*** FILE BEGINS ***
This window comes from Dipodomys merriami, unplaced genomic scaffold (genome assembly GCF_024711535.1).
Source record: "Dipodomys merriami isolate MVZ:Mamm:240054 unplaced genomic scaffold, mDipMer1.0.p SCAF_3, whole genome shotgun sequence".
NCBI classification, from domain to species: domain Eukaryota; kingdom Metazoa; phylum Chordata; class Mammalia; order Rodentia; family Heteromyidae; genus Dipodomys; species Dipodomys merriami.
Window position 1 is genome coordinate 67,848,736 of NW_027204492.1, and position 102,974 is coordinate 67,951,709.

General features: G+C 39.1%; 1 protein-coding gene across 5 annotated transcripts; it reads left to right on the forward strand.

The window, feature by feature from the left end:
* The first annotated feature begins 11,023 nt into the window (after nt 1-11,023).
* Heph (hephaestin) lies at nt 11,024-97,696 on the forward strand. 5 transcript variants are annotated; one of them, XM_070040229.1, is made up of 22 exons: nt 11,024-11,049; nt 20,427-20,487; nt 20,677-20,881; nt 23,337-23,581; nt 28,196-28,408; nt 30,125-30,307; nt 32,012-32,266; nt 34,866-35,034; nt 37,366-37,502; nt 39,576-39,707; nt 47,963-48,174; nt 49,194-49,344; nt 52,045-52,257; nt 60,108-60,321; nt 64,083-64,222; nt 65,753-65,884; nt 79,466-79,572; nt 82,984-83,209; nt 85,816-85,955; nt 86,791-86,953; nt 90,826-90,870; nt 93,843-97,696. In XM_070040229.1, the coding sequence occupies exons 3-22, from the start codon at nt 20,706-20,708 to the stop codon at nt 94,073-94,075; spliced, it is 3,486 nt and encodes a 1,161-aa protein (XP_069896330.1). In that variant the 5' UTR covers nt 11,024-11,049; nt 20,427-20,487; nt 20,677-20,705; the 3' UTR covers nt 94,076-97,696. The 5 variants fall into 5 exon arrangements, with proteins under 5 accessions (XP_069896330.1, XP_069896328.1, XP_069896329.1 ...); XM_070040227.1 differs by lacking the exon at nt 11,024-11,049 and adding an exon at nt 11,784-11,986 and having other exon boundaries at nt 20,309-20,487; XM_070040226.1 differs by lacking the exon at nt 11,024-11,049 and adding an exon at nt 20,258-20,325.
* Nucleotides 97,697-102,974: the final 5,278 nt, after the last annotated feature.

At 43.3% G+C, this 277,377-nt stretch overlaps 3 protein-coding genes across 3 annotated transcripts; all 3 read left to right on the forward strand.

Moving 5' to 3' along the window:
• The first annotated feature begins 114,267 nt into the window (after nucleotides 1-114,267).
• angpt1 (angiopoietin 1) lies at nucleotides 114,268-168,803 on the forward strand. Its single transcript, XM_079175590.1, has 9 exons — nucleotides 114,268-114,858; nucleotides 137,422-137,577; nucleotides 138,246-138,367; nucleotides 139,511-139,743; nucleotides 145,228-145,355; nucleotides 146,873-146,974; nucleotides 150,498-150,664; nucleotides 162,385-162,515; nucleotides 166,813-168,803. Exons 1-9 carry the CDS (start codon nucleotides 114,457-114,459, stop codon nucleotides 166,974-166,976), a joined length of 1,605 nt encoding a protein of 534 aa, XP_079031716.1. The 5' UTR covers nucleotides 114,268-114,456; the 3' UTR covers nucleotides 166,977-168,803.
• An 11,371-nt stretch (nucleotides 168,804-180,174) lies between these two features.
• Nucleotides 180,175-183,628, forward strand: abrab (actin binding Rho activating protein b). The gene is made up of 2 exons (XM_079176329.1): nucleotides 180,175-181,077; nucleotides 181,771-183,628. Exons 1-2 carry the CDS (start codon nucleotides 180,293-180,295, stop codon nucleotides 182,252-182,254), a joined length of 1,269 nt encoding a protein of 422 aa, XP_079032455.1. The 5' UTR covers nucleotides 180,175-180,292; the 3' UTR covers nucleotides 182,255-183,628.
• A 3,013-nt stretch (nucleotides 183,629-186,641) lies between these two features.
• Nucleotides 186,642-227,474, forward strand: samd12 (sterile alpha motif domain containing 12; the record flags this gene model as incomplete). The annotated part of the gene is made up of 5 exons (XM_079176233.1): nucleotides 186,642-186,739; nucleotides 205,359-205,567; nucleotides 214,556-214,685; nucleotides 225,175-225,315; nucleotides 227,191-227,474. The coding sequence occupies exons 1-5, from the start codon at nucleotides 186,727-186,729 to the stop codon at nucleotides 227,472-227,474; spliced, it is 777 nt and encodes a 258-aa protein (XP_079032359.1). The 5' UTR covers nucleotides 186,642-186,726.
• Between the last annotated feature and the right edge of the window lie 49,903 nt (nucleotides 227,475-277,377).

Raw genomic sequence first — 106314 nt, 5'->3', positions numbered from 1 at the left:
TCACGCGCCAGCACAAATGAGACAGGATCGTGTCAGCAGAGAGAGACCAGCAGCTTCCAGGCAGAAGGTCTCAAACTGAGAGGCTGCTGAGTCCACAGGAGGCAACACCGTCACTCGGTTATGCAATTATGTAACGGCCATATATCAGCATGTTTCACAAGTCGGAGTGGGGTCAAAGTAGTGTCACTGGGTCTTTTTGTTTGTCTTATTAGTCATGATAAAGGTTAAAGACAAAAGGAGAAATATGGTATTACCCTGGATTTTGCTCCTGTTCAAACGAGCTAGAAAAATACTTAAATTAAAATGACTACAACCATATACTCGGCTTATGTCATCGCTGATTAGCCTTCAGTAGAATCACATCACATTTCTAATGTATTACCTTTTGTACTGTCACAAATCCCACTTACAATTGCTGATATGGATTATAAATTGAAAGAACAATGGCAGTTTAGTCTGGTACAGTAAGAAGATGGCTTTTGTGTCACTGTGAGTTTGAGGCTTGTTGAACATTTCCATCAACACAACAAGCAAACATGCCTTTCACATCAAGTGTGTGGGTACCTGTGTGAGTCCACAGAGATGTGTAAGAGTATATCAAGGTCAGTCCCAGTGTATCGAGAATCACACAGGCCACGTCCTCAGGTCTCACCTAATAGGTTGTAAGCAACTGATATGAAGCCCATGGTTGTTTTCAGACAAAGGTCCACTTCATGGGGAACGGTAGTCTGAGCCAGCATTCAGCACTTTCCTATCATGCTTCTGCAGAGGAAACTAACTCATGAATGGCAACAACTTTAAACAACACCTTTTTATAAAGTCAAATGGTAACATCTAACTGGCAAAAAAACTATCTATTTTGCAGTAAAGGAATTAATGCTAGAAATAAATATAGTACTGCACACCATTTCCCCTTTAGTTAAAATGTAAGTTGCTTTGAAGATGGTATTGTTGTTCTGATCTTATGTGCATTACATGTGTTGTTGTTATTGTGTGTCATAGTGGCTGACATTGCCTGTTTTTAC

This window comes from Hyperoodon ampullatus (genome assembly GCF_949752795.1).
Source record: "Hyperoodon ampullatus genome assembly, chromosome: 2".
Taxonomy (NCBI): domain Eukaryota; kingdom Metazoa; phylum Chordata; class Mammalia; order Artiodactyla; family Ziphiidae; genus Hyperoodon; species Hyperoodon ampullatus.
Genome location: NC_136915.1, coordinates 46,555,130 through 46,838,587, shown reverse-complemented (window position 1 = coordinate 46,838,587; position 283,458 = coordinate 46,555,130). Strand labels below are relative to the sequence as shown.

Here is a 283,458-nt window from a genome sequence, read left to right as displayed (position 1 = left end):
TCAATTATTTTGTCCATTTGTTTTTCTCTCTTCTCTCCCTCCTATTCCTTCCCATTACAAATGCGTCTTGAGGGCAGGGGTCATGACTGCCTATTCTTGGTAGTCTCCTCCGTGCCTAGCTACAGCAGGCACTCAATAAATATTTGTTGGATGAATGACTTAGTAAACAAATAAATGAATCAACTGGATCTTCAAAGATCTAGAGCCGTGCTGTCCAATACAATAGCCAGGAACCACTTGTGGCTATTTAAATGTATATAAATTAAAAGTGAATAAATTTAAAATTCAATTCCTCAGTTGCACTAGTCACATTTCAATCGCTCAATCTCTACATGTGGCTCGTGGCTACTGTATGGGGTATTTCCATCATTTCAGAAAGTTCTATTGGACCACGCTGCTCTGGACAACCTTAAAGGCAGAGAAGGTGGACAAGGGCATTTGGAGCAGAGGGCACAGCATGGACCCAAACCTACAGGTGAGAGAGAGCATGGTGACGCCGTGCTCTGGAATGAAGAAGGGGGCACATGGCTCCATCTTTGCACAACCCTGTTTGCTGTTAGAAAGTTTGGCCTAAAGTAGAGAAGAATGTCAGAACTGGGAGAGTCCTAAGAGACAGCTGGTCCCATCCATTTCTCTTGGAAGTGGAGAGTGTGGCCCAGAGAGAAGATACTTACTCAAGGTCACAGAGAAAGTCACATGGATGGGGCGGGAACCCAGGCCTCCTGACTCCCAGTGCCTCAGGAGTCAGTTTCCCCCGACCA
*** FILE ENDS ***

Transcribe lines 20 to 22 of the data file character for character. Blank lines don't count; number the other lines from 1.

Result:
TCACGCGCCAGCACAAATGAGACAGGATCGTGTCAGCAGAGAGAGACCAGCAGCTTCCAGGCAGAAGGTCTCAAACTGAGAGGCTGCTGAGTCCACAGGAGGCAACACCGTCACTCGGTTATGCAATTATGTAACGGCCATATATCAGCATGTTTCACAAGTCGGAGTGGGGTCAAAGTAGTGTCACTGGGTCTTTTTGTTTGTCTTATTAGTCATGATAAAGGTTAAAGACAAAAGGAGAAATATGGTATTACCCTGGATTTTGCTCCTGTTCAAACGAGCTAGAAAAATACTTAAATTAAAATGACTACAACCATATACTCGGCTTATGTCATCGCTGATTAGCCTTCAGTAGAATCACATCACATTTCTAATGTATTACCTTTTGTACTGTCACAAATCCCACTTACAATTGCTGATATGGATTATAAATTGAAAGAACAATGGCAGTTTAGTCTGGTACAGTAAGAAGATGGCTTTTGTGTCACTGTGAGTTTGAGGCTTGTTGAACATTTCCATCAACACAACAAGCAAACATGCCTTTCACATCAAGTGTGTGGGTACCTGTGTGAGTCCACAGAGATGTGTAAGAGTATATCAAGGTCAGTCCCAGTGTATCGAGAATCACACAGGCCACGTCCTCAGGTCTCACCTAATAGGTTGTAAGCAACTGATATGAAGCCCATGGTTGTTTTCAGACAAAGGTCCACTTCATGGGGAACGGTAGTCTGAGCCAGCATTCAGCACTTTCCTATCATGCTTCTGCAGAGGAAACTAACTCATGAATGGCAACAACTTTAAACAACACCTTTTTATAAAGTCAAATGGTAACATCTAACTGGCAAAAAAACTATCTATTTTGCAGTAAAGGAATTAATGCTAGAAATAAATATAGTACTGCACACCATTTCCCCTTTAGTTAAAATGTAAGTTGCTTTGAAGATGGTATTGTTGTTCTGATCTTATGTGCATTACATGTGTTGTTGTTATTGTGTGTCATAGTGGCTGACATTGCCTGTTTTTAC

This window comes from Hyperoodon ampullatus (genome assembly GCF_949752795.1).
Source record: "Hyperoodon ampullatus genome assembly, chromosome: 2".